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what do you consider basics?
Alan talks about heavy bag training and doesn't do solo form training in another thread.

In my long fist system, to be able to use your left hand to touch your right foot when kicking is a very important basic training.

If people stop solo form training, and only work on the heavy bag, this basic training may disappear from the face of the earth. It may not affect the fighting ability. But the body flexibility is not pushed to the maximum.

my-kick-punch.gif
 

Alan0354

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Alan talks about heavy bag training and doesn't do solo form training in another thread.

In my long fist system, to be able to use your left hand to touch your right foot when kicking is a very important basic training.

If people stop solo form training, and only work on the heavy bag, this basic training may disappear from the face of the earth. It may not affect the fighting ability. But the body flexibility is not pushed to the maximum.

my-kick-punch.gif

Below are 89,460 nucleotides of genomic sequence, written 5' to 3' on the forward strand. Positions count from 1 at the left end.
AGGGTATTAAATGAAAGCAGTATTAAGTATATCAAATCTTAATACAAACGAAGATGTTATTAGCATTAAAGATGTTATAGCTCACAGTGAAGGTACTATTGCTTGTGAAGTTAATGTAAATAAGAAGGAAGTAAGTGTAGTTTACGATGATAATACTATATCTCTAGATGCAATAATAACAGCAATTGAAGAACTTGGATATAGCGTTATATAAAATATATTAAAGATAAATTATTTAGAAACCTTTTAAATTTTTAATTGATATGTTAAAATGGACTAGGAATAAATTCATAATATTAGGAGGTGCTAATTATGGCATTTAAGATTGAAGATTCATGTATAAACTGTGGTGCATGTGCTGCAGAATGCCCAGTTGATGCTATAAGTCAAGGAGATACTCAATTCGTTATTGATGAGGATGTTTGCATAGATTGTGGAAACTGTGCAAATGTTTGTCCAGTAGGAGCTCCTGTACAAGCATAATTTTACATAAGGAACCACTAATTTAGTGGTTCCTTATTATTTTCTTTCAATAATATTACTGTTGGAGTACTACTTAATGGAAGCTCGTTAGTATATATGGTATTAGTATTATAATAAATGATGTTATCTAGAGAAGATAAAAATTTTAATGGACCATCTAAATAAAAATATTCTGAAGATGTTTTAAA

I said I don't do forms doesn't mean I don't practice punching and kicking in combination in air. In fact I do half and half now a days. I just don't like any forms that I know of so far. Forms have a lot of useless moves that to me is a waste of time to even doing it.

I practice combinations like the video I did on the bag in air also, it's not just jab reverse punch, I combine punching and kicking, elbows and knees. I even put in judo. I do similar to that in air to work on smoother transition from one to the other.

There's a lot more freedom doing combination in air. With heavy bag, I have to limit my combination so I can hit the bag as solid as possible. But in air, I can continuous moving forward and backward while doing the combination. They each serve a specific purpose. You never get power unless you hit heavy bag. You don't get speed and smooth transition if you don't do combination in air. You need both, they are working hand in hand.